A Commitment to The Spirit and The Word
The Christian landscape is rife with labels, divisions and even distain for those with whom we disagree. With respect to our experience with the Holy Spirit, two common camps are the “Word people” and the “Spirit folks.”
In his new book, professor Scot McKnight states, “I have come to believe, along with theologian Clark Pinnock, that the Spirit works in ‘a hundred thousand ways’ and that it is not my responsibility to do anything but to be open to the radical and sometimes surprising flow of the Spirit in our world.” 1 On one hand, statements like this are inspiring, if they point us to the unique work of the Spirit in every heart in which he lives. Because the Spirit is personal and indwelling millions, we could say that the Holy Spirit works in a hundred thousand ways in applying the word. Although the terminology of the “flow” of the Spirit is perplexing for sure.
On the other hand, if this means that the Spirit works in “a hundred of thousand ways” in augmenting what He has told us about Himself in the inerrant scripture, words that HE divinely inspired, then we have opened an experiential can of worms. How are we to know what is truly the work of the Holy Spirit or what is merely the imaginations of men? It could even be difficult to determine what is blatantly unbiblical (because in this case the Bible is not the final word anyway, is it?) Countless experiences could be fair game.
I do not believe the Holy Spirit gave us the Bible only to then play some kind of cryptic shell game with our minds and hearts. If the Bible is not a complete and sufficient sourcebook for the work of the Holy Spirit he was either forgetful and inadvertently omitted some vital truths or just decided to give us a perplexing “sampler” of ideas, in which case we might consider him a bit illusory. Never!
I had a Christian brother tell me that the Holy Spirit can do anything He wants. I responded by saying “Of course! He is God.” He went on to sarcastically comment, “The Holy Spirit can fill a jelly donut if he wants.” Indeed, he can. He can turn the sky yellow, make horses do the disco and cause mice to dance on the preacher’s head. But why would he? Does jelly “donutology” or Sunday “micecapades” on the pastor’s noggin exalt Jesus and advance the work of the gospel? I have to believe that the Spirit of Truth works consistent with the authoritative word He and our Lord Jesus have revealed about his purposes. Consider these balanced insights from other trusted voices.
John Calvin wrote, “He [the Holy Spirit] is the Author of the Scriptures: he cannot vary and differ from himself. Hence he must ever remain just as he once revealed himself there. This is no affront to him, unless perchance we consider it honorable for him to decline or degenerate himself.” 2
J.D. Greer prods us along with these words, “Christians… tend to gravitate toward one of two extremes regarding the third person of the Trinity. Some pursue experience in the Spirit apart from the word… Others, however, seek to know and obey the word without any interaction with, or real dependence on, the Spirit . . . But the Spirit and the word work inseparably. One without the other leads to a dysfunctional Christianity. Just as a toaster without a plug is useless, biblical knowledge apart from the Spirit is impotent.” 3 R.C. Sproul clarifies: “The Holy Spirit may be distinguished from the Word, but to separate the Word and the Spirit is spiritually fatal. The Holy Spirit teaches, leads, and speaks to us through the Word and with the Word not apart from or against the word.” 4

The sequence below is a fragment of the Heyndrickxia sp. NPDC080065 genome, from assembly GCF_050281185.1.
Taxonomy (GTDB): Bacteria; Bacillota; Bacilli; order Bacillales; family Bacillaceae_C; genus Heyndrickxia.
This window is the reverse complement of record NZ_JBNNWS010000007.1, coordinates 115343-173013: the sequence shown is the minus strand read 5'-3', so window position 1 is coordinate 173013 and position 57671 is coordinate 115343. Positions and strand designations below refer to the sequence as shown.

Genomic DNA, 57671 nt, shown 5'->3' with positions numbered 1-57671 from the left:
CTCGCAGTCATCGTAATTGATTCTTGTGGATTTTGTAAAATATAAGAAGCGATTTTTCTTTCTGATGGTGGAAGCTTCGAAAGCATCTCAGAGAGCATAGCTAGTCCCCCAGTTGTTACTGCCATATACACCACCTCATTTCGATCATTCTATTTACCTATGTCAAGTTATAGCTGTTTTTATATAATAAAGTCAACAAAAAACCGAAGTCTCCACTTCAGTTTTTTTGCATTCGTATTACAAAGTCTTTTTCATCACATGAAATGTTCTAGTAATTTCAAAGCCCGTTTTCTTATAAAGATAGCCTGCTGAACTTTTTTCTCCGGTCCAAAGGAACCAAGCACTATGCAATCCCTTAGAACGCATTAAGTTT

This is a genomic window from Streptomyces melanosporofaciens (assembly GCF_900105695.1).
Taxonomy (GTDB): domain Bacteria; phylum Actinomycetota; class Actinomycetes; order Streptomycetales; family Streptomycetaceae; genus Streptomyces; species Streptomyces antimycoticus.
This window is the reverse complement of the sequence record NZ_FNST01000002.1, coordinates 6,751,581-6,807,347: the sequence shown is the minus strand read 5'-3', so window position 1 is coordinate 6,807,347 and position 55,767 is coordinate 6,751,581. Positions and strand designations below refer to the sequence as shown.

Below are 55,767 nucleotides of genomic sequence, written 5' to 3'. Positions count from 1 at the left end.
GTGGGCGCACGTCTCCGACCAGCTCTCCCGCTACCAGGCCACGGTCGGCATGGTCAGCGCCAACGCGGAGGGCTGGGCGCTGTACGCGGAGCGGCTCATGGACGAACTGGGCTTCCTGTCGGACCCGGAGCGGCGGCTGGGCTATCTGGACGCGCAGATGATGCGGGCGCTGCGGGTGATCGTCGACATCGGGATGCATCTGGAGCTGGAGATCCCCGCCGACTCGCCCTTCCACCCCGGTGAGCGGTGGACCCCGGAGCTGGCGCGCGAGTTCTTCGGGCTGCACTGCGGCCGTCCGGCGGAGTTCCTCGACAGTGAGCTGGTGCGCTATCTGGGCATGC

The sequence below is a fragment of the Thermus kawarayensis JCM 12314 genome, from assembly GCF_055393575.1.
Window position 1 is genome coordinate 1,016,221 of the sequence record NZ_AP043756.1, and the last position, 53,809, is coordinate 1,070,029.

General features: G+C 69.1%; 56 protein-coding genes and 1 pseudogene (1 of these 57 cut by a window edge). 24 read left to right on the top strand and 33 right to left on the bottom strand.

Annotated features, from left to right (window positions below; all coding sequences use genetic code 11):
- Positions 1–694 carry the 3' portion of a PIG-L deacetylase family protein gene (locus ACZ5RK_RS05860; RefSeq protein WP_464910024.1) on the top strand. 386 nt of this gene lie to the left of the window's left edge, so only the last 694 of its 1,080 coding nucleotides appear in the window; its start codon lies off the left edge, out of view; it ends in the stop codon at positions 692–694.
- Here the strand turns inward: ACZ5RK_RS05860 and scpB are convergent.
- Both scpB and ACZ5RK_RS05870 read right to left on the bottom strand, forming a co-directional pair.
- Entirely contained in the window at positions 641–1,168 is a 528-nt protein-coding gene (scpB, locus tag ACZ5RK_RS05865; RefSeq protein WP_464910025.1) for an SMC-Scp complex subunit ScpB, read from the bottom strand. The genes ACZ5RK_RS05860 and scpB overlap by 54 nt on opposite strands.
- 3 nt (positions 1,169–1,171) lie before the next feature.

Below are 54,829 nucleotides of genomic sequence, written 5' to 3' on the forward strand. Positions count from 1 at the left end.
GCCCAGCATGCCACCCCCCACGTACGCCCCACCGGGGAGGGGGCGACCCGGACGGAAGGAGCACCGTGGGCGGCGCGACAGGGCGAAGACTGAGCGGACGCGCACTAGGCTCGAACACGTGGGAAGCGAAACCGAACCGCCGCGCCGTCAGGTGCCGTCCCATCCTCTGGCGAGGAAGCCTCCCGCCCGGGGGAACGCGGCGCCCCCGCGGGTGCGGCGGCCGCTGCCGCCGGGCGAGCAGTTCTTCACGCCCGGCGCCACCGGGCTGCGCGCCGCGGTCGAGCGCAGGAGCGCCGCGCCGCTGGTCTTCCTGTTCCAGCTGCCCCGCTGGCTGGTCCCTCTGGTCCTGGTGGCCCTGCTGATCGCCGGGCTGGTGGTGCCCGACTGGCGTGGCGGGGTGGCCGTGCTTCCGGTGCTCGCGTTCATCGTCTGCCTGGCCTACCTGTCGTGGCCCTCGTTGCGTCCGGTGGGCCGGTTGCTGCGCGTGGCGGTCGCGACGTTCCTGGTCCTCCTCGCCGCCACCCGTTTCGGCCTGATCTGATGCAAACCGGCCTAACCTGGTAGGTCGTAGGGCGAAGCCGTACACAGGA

Writing in Charisma Magazine, David Ravenhill asserts, “The Word without the Spirit can be deadly and the Spirit without the Word can be deceptive. Just as a bird cannot fly with only one wing, so likewise we also need to maintain a balance between the Word and the Spirit and the Spirit and the Word if we are to avoid deception.” 5 I’ve heard the famous quote attributed to Stephen Olford, but many others have taken credit for it, “If you have the Word without the Spirit, you will dry up. If you have the Spirit without the word you will blow up. But if you have the Spirit and the Word, you will grow up.”
Finally, Christopher Ash adds some vital insight, “You cannot measure Bible and Spirit against one another. You cannot set Bible and Spirit side-by-side and say we need more of one or less of the other. It would be like saying, ‘Which is bigger, a meter or a liter?” Or perhaps – to use closer analogies – it would be like saying, “That was a good concert. I just wish we had a bit less of the violin and more of the violinist’; or to visit a workshop at say, ‘It seems to me you have too much of the carpenter and not enough of the saw’. The idea of keeping them ‘in balance’ is a confusion of categories. The Spirit is the Sovereign God, the personal eternal Holy Spirit, the Third Person of the Trinity. No one and nothing can be measured or balanced against him. We cannot ever reach a point where we say ‘Right now we have enough of the Spirit. Let’s have a bit more Word’ or to say, ‘I think we got the balance wrong and we need a bit more Spirit’. We ought to see through the error of speaking of Word and Spirit in balance. We want to be joyfully unbalanced, setting no limits to the extent and depth of the Spirit’s work for which we long. For knowing the Father depends on him. But let us be sure it is the Holy Spirit we seek, for he has many rivals waiting in the wings to dress up in his clothes and mimic him.” 6
1 Scot McKnight, Open to the Spirit (Colorado Springs: Waterbrook, 2017)
2 Calvin, Institutes, I.ix.2).
3 J.D. Greear, Jesus Continued (Grand Rapids: Zondervan, 2014),21-22
4 R.C. Sproul, The Mystery of the Holy Spirit (Carol Stream, IL: Tyndale House Publishers, 1994), 121.
5 Ibid, Ravenhill.
6 Christopher Ash, Hearing the Spirit (Geanies Hous, Scotland: 2011) 15-16